Portable toilet (open seasonally) and small trailside museum (nature center) overlooking Carter Pond.
When Shakers came to Massachusetts in the late 1700's they came to evangelize. The group, also known as The United Society of Believers in Christ's Second Coming were passionate about what they believed. They were so passionate that when the spirit moved them, they shook, jumped, mumbled, and displayed signs of the "spirit" outwardly.
One afternoon I was at a neighbor’s house when two young women attired in Shaker costumes appeared at the rear door. They said the Shakers always lived according to their profession, were honest and upright, but that they did not wish to live a celibate life any longer. A strange sensation seemed to creep over me, and something like a voice said, “Why listen to them? Go to the Shakers. See for yourself who and what they are.”
They were inspired to proclaim their world to a revolutionary America. Shakers had requirements though including celibacy. The first ceremonies, led with Mother Ann and her eight followers were chaotic. Some even described them as emotional. Imagine, a group of people following their own drum. This movement reached it's height in the 1820s throughout the 1860s. Women and men lived traditionally, even for the time but believed in equality of the sexes. The goal in labor was perfection.
Want to be a Shaker?
You can't there are three remaining members that live in a small group in Maine. They closed their membership forever.
Head out for Adventure and visit the Shaker Historic Trial that the NPS has put together!
Sabbathday Lake Shaker Village -- New Gloucester, Maine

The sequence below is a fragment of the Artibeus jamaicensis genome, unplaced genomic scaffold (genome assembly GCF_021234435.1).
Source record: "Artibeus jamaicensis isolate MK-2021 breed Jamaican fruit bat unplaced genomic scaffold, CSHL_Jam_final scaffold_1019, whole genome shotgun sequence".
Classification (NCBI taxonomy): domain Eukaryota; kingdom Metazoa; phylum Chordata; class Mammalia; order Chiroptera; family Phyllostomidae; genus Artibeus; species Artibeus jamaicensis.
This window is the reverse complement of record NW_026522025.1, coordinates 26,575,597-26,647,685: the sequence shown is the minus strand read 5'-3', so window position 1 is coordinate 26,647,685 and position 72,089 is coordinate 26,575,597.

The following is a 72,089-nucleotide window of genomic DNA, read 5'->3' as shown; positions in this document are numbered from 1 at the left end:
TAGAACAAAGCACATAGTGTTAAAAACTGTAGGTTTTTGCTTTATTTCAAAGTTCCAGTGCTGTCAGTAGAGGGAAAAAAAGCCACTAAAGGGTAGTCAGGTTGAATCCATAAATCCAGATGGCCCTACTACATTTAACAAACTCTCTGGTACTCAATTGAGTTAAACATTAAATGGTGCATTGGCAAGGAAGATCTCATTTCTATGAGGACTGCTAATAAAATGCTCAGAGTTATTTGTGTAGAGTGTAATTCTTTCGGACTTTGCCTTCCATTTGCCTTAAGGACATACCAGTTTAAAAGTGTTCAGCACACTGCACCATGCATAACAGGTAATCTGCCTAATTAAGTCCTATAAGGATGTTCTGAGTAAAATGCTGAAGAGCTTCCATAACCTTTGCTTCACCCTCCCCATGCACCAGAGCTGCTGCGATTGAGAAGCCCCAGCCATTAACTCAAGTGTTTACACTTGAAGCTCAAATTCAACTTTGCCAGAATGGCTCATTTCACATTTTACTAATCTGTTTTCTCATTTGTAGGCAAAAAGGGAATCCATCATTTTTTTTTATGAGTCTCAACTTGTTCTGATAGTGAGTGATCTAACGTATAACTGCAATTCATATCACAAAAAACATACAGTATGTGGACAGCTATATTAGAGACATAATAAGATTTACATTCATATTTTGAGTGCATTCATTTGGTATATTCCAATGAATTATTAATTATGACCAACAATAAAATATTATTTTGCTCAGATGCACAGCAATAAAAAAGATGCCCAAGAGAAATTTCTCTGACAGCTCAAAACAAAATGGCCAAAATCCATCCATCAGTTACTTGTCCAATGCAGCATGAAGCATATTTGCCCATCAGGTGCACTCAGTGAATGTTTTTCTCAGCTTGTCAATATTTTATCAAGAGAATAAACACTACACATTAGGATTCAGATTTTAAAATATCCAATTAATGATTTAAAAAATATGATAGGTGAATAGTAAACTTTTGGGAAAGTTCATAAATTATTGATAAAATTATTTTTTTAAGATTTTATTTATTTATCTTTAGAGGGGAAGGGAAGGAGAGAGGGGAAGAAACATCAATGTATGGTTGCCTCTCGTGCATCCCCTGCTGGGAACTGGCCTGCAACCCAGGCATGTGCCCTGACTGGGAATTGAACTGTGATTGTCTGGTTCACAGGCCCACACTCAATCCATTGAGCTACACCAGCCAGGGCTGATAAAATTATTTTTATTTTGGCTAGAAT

Alfred Shaker Historic District -- Alfred, Maine
Enfield Shaker Historic District -- Enfield, New Hampshire
Canterbury Shaker Village -- Canterbury, New Hampshire
Harvard Shaker Village Historic District -- Harvard, Massachusetts
Shirley Shaker Village -- Shirley, Massachusetts
Hancock Shaker Village -- Pittsfield, Massachusetts
Tyringham Shaker Settlement Historic District -- Tyringham, Massachusetts
Enfield Shakers Historic District -- Enfield, Connecticut
Mount Lebanon Shaker Society -- New Lebanon, New York
Watervliet Shaker Historic District -- Albany, New York
North Union Shaker Site -- Cleveland, Ohio
Whitewater Shaker Settlement -- New Haven, Ohio
South Union Shakertown Historic District -- South Union, Kentucky
Shakertown at Pleasant Hill Historic District -- Harrodsburg, KY
Joseph Allen Skinner's name is everywhere in Western Massachusetts. Besides the museum operated now by Mount Holyoke College, there is a J.A. Skinner State Park, and the Wisteriahurst museum (the home of the Skinner family in Holyoke, Ma).
Skinner was born in Williamsburg, Massachusetts. His family was in the silk business, Joseph had been born into it. His father William had been raised in London and was trained in silk dying. He started a company, called Unquomonk Silk Company, located on the Mill river. Flooding actually destroyed the original home of the silk company, however Holyoke gave Skinner a new opportunity for his Silk company.
Joseph went into the family business, and traveled the world like most wealthy men of his age. While traveling, he found unusual items, and collected them. The Joseph A. Skinner museum has at least 10.
This is a blog dedicated to travel, nerdy lifestyles, weird things and adventure. Come along with Colette to find something to tickle your fancy.